Each of us experiences a slice of the same reality, but a different slice. Our shared genetic heritage automatically, pre-consciously, fills in missing data. This process will be discussed in Neural Connections. Our visual space does not have holes; however, the internal worldview also contains our needs, fears, wants, and goals.
Although we share a broad genetics commonality, which specific individual differences, like neural threshold, affect the way sense data is categorized.
From the figure:
The external world is complete and connected. The initial neural response is to categorize the individual sense’s data and send the categories further into the brain for enhancement. Now philosophers may argue about whether the world exists or is it just imagined by one’s mind, but I’m not a philosopher, so I just brush that solipsism away.
We see a portion of that complete reality. It is often incomplete and unconnected. Does it surprise you to know only thirty to one hundred of the millions of impulses traveling up the spinal cord make it beyond the brainstem. That limited number is further culled by the limbic system. Only a very select few reach our frontal cortex and our conscious attention. Of course, information from cranial senses is also processed, but in the limbic system and primarily a cortical lobe.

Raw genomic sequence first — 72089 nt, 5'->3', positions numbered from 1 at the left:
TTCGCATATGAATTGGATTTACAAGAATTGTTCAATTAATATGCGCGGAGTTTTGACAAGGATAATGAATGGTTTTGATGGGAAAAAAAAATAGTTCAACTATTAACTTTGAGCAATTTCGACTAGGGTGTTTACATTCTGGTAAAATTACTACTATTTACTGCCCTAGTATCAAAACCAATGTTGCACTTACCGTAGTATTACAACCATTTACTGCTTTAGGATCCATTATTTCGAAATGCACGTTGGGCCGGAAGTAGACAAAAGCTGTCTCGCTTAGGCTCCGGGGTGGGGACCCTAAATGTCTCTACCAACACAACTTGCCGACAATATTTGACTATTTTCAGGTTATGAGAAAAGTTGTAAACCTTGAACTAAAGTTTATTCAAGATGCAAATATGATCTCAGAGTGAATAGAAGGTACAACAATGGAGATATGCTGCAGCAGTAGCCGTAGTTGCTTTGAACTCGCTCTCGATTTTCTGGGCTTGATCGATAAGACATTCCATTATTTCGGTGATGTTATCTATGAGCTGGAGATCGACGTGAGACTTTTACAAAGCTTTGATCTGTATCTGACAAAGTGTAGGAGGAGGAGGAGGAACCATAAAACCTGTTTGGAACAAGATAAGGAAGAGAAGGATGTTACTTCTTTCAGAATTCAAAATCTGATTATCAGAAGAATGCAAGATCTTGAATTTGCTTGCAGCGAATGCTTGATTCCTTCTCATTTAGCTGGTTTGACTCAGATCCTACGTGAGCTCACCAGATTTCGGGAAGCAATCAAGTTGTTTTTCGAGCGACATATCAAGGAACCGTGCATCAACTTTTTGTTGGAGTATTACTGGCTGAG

Before sensory data is available for conscious consideration, the limbic system further organizes data into categories which simplifies by truncating oddball information. All of them together can be labeled a situation. The situation is inductively compared against remembered situations. Some of our needs may be satisfied in one memory and others satisfied in other memories, the emotional value of a situation is not purely good or bad. Nonetheless better situations imbue the new situation positively, while worse ones imbue the new one negatively.
Finally, we use our intellect, and sometimes our conscious mind. With learned knowledge, we smooth and connect further, creating an internal worldview from which we will base our actions. Nonetheless, with our information sparse and our understanding of connections between information imperfect, consistency and logic may be enforced only within limited domains of our worldview. This is the source of cognitive dissonances— for instance, how a warm, caring individual in personal dealings can be a ruthless shark in business.
Although I’ve shown processes between the figure areas as uni-directional, actually there is a rapid interchange of preliminary recognitions which are shared across the various, simultaneously occurring processes. These use remembered concepts with a fitting to believed relationships, which sharpens and smooths our primitive worldview.
Learning with Uncertainty